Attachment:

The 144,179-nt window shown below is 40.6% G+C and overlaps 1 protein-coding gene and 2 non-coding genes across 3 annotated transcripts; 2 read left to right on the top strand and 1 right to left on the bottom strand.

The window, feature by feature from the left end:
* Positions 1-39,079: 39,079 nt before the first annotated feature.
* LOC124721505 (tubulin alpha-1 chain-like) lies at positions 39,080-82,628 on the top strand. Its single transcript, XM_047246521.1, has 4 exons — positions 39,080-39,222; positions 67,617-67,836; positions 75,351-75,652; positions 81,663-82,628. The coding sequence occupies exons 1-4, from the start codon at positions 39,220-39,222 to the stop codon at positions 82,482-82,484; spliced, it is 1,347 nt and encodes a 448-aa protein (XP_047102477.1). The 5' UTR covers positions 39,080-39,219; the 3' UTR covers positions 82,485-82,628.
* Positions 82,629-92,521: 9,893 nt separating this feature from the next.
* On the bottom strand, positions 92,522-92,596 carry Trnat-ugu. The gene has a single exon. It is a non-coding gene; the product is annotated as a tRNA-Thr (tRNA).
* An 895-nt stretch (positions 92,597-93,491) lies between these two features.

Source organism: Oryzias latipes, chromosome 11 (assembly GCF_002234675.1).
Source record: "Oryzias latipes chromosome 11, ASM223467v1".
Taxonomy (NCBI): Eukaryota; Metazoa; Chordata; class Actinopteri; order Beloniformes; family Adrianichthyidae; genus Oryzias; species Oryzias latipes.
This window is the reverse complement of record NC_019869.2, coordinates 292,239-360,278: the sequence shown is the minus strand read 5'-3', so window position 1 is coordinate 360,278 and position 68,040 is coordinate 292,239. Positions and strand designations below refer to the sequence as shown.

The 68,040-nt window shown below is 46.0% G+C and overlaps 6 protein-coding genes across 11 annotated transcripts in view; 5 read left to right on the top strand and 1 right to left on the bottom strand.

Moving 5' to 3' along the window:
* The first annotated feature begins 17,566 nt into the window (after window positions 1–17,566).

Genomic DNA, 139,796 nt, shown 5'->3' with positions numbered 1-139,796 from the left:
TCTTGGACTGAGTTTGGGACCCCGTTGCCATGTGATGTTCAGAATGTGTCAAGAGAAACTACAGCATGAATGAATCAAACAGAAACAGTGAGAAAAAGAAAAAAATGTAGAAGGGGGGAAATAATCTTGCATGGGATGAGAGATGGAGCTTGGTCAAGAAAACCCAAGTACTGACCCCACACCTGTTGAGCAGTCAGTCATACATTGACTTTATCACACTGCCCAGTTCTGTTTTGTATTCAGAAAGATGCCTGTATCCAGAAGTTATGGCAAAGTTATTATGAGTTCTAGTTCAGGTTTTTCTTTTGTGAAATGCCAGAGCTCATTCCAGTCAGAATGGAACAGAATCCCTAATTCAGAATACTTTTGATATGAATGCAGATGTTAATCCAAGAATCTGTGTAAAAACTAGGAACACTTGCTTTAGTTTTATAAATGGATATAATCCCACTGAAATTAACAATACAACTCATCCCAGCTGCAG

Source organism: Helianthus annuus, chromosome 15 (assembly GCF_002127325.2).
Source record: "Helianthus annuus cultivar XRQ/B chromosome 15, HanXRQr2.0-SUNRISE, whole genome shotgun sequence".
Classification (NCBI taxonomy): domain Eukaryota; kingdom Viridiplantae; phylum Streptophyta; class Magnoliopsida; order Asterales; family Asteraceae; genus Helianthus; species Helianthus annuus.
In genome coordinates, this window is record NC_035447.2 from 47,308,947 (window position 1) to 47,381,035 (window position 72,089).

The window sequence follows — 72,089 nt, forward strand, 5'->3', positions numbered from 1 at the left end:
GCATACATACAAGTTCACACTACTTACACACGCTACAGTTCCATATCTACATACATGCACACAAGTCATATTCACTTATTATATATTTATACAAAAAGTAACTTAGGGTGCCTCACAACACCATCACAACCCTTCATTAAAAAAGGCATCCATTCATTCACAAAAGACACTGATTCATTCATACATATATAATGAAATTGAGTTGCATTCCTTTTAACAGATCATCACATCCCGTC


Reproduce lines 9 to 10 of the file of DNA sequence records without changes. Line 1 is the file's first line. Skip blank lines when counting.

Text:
Source record: "Oryzias latipes chromosome 11, ASM223467v1".
Taxonomy (NCBI): Eukaryota; Metazoa; Chordata; class Actinopteri; order Beloniformes; family Adrianichthyidae; genus Oryzias; species Oryzias latipes.